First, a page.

Spectacular northern lights thanks to solar flares, wild summer snowfall in Alberta and Apple being able to design a smart watch but not a smart map. It’s been a strange week to be sure. Equally strange – the silence from Canada’s discount brokerages through the month of September. It’s not often that there’s a quiet patch amongst the Canadian discount brokerages, however this past week that rare event came to pass. As the saying goes though, still waters run deep.
Even with the brokerages stepping out of the spotlight, there is still lots of activity going on amongst the brokerages which should surface this fall or in short order. In this week’s roundup, we’ll take a look at the ‘whispers’ of what’s coming from brokerages here in Canada including piecing together an interesting trend we see emerging. Following that, we’ll take a look at several DIY investor and online-brokerage focused news pieces that crossed the roundup radars this week. Finally we’ll wrap up this week’s roundup with some insightful conversations about online brokerages from the Canadian investor forums.
Things are Quiet, Too Quiet…
The ominous cliché of something about to happen appropriately captures the state of affairs in the Canadian online brokerage landscape. While this past week did not see any major announcements, feature releases or big promotions, Canadian discount brokerages are still hard at work planning some interesting and splashy products to be rolled out in the very near future. While we can’t yet reveal specifics, here’s what we’ve heard is (and seen to be) around the corner from several different brokerages:
- A complete website upgrade
- A new iPhone/iPad app
- New active trading platform
- Fall deals/promos
Building the Bench
Equally interesting is the recent blip in the hiring of client service representatives at Canadian brokerages. What specifically caught our eye were recent and coinciding job postings by RBC Direct Investing, Scotia iTrade and BMO InvestorLine. Most interestingly, Questrade is currently shopping for 10 client service reps to join their team (according to their careers website).
Hiring for front line service reps is always on the minds of online brokerages however given the shift in the competitive dynamics on commission pricing, service is going to play a much more prominent role in the customer experience and so building bench strength in this area will be increasingly important.
The kinds of positions Canadian online brokerages are seeking to fill are suggestive of the trends in their business as well as the direction that consumer demand and competition are pushing. The focal point appears to go beyond pricing and is starting to center on client experience – from customer service through to website and platform interaction.
For online investors, this should be an exciting fall season. Stay tuned as we continue to track this trend and how it unfolds.
To DIY or not to DIY
This past week also saw a couple of interesting DIY-focused articles get published in the Globe and Mail.
The first article, by personal finance writer Gail Bebee, tackles the question of whether or not DIY investing is right for everyone by exploring some of the advantages and disadvantages of going the DIY route.
Among the advantages to DIY investing mentioned were greater control, lower fees and the potential for better returns. Some of the cautions raised included the amount of time to learn the ropes, excessive trading and improper asset allocation. It’s worth a read especially for those at the beginning stages of their investing journey.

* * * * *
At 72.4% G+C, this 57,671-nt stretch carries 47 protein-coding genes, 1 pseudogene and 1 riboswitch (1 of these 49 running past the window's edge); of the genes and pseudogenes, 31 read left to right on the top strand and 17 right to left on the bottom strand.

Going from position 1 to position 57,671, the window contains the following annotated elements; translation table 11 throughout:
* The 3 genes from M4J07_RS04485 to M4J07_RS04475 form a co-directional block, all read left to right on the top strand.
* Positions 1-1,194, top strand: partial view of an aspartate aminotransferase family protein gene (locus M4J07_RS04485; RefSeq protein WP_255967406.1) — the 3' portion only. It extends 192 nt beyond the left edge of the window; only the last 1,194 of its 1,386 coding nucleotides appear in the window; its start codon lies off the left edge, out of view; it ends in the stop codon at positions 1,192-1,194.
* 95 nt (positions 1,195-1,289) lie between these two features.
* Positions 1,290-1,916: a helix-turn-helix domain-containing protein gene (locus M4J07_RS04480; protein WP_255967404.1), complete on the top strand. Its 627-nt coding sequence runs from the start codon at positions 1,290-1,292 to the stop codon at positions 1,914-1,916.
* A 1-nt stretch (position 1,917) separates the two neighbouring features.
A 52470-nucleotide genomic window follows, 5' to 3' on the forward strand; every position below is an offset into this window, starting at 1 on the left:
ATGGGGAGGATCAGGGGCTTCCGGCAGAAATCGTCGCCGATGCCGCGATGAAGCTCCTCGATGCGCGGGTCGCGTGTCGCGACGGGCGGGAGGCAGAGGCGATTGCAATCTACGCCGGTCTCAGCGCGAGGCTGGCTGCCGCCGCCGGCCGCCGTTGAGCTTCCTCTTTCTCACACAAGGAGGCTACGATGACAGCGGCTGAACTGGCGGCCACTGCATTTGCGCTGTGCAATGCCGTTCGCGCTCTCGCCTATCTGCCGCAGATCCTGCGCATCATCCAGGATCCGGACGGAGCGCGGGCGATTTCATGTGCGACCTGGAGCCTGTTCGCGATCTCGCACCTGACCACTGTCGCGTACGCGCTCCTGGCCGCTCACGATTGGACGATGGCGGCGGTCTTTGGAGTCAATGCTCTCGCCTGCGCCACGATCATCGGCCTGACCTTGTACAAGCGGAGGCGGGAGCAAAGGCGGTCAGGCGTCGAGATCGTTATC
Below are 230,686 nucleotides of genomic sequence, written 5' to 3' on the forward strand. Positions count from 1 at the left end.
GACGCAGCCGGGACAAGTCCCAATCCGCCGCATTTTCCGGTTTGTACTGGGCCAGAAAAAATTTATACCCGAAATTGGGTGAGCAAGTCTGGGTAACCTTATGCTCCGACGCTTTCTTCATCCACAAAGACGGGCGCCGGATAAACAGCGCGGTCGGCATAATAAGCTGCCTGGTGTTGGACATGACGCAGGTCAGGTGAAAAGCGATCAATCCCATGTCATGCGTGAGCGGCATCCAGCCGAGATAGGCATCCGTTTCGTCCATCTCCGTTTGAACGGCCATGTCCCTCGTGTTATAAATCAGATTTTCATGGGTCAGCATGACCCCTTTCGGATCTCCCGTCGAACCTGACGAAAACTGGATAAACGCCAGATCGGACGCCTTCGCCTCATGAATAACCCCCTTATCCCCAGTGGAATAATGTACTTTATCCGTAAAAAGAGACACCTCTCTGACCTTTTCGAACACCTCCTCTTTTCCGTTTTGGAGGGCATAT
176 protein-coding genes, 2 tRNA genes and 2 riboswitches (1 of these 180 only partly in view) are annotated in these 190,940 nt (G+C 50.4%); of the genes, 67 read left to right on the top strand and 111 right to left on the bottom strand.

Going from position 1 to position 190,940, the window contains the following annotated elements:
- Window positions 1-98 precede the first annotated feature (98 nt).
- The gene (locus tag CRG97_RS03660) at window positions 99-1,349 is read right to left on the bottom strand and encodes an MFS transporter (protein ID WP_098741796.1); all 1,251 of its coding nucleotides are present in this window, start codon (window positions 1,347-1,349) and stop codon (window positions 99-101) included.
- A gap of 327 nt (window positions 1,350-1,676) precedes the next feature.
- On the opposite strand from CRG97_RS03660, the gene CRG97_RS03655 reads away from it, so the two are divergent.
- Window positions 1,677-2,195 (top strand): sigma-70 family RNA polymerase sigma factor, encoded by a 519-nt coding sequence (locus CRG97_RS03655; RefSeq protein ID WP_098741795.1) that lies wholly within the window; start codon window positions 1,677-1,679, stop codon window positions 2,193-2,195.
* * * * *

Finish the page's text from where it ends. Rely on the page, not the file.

A second article (available via subscription only) related to DIY investors came from Rob Carrick, also a personal finance columnist with a particular specialty in the online brokerage segment.
As a lead up to his annual online brokerage rankings, the article discusses the new reality of sub-$10 per trade commissions for many Canadian brokerages.
What seems to stand out in the piece is that brokerages will be categorized (and scored) in his upcoming rankings on the basis of whether they offer sub-$10 trading commissions as a standard price or not. Two brokerages in particular, Scotia iTrade and CIBC Investor’s Edge, were highlighted as trailing the pack of their bank-owned peers when it comes to reducing standard pricing.
According to Carrick “brokers offering low commissions on a flat, no-questions-asked basis will have a decided advantage. Sub-$10 stock trades are the new reality in online investing, even if some firms haven’t quite accepted it yet.“
From the Forums
This Spud’s For You
Regular readers of the roundup or of investor forums have invariably come across questions about the Canadian Couch Potato. In this post from Reddit’s Personal Finance Canada thread, one reader asks which online brokerage is best for the Couch Potato approach. The ensuing conversation about particular brokerages is worth checking out if you’re considering the strategy.
The Grass Isn’t Always Greener
Staying on the theme of customer service becoming increasingly important for brokerages to ‘get right’, these next two threads, both from Red Flag Deals’ investing forum, are interesting to compare side by side. In the first thread, a reader appears to be less than pleased with the service interactions with Virtual Brokers and queries whether other users are feeling the same. Handily enough, another post from a different reader on other side the bank-owned brokerage side of the fence (TD Direct Investing) also felt the service was less than stellar and was contemplating a change. It’s serendipitous but also a reminder that the size of the brokerage doesn’t render you immune from customer service bumps.
It’s hard to believe that another week has come and gone. Of course if you’re feeling like your estimates of time may be a bit generous, the following cartoon might mean you’ve got a promising future as an analyst (just ask followers of LULU). Have a better-than-you-expect weekend!